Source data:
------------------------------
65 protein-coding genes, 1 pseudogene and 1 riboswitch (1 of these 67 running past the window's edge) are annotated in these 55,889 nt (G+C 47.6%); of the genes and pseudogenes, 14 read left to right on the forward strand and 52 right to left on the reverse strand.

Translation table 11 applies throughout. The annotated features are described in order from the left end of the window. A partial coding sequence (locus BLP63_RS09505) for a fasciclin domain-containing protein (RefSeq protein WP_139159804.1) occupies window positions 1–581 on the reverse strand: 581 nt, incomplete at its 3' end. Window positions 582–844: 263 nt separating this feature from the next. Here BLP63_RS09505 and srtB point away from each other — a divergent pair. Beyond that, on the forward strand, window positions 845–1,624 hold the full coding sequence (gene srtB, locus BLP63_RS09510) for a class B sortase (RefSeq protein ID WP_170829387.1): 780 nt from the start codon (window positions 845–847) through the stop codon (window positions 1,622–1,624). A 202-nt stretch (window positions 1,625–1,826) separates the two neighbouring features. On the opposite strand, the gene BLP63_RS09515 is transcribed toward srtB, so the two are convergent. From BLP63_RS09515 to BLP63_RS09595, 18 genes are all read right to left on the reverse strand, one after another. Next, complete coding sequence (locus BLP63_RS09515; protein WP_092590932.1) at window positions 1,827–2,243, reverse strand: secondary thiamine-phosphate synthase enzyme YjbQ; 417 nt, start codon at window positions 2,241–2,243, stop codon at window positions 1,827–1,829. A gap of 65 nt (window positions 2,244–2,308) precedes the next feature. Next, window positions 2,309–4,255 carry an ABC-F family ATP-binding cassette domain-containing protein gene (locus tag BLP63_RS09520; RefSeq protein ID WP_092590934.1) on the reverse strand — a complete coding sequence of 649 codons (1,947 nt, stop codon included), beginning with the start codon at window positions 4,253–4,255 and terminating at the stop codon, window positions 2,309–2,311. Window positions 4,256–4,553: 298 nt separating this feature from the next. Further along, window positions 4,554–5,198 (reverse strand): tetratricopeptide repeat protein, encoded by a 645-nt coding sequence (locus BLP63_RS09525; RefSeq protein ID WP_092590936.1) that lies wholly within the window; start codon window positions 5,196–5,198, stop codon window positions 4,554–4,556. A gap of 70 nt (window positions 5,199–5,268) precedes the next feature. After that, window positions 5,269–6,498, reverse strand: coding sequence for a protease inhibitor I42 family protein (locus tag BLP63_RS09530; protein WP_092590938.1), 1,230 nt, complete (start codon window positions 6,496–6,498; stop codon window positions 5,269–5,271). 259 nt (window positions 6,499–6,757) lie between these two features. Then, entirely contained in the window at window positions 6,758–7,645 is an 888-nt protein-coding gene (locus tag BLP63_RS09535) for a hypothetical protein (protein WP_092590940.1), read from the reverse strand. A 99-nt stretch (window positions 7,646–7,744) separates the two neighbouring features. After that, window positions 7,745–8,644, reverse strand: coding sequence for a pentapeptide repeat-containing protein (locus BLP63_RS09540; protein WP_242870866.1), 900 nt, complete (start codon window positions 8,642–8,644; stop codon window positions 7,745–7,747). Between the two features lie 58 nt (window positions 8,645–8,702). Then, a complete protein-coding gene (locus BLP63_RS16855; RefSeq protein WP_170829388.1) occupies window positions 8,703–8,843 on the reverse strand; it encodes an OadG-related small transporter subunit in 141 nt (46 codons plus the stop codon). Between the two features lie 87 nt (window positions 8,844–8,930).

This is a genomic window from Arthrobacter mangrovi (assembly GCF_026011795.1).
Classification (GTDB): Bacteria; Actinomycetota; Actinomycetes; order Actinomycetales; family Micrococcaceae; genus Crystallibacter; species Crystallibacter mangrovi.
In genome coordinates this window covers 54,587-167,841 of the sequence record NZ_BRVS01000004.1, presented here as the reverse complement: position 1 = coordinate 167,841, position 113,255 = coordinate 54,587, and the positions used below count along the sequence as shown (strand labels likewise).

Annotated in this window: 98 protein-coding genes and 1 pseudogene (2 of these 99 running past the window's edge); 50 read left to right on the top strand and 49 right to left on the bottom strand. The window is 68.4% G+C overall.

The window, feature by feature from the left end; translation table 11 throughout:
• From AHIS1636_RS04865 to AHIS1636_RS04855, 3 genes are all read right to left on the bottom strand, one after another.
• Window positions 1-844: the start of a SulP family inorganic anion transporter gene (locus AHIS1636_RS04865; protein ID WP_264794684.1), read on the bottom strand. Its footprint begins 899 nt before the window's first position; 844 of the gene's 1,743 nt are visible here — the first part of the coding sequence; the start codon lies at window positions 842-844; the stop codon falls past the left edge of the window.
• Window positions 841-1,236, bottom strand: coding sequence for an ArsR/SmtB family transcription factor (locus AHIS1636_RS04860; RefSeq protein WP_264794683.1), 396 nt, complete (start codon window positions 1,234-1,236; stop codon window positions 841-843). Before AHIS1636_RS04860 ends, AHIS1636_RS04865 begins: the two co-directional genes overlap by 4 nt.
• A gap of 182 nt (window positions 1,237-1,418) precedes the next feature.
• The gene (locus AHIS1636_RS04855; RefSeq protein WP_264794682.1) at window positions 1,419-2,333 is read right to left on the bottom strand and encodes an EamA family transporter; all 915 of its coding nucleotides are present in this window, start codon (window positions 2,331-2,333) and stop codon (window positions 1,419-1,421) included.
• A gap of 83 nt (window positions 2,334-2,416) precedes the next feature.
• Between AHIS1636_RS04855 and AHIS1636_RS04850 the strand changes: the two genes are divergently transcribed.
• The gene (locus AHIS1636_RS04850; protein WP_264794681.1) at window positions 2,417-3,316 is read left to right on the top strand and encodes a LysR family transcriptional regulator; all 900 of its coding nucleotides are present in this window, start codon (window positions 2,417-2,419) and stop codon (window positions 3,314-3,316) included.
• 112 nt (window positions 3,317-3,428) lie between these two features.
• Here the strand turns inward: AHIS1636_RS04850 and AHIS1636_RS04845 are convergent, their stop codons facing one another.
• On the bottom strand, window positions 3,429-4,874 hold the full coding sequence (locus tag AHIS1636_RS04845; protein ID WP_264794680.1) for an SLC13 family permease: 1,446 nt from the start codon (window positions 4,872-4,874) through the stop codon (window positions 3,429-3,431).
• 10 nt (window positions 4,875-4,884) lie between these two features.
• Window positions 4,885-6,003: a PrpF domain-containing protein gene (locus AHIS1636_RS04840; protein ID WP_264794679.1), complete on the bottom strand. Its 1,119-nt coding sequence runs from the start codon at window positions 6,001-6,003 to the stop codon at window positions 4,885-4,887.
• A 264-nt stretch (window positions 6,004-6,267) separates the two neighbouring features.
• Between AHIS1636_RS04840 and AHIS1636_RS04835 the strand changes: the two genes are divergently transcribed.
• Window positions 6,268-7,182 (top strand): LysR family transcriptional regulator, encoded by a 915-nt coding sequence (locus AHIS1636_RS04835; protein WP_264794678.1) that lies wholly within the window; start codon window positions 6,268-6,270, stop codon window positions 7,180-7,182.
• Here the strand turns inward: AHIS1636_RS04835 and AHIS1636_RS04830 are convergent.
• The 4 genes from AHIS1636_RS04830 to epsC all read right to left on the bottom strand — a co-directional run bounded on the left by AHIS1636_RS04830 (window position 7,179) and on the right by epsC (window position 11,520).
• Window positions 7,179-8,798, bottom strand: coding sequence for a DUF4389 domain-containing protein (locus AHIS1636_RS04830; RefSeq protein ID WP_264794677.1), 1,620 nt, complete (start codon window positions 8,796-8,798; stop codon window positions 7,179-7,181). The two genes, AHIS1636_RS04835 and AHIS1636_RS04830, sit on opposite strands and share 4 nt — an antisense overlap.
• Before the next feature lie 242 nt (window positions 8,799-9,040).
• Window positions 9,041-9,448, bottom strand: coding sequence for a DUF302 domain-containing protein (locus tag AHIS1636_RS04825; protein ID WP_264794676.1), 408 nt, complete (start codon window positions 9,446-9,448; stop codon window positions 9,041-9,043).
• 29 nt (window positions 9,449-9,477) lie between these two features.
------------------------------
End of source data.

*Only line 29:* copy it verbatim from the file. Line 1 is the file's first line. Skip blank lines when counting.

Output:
• 29 nt (window positions 9,449-9,477) lie between these two features.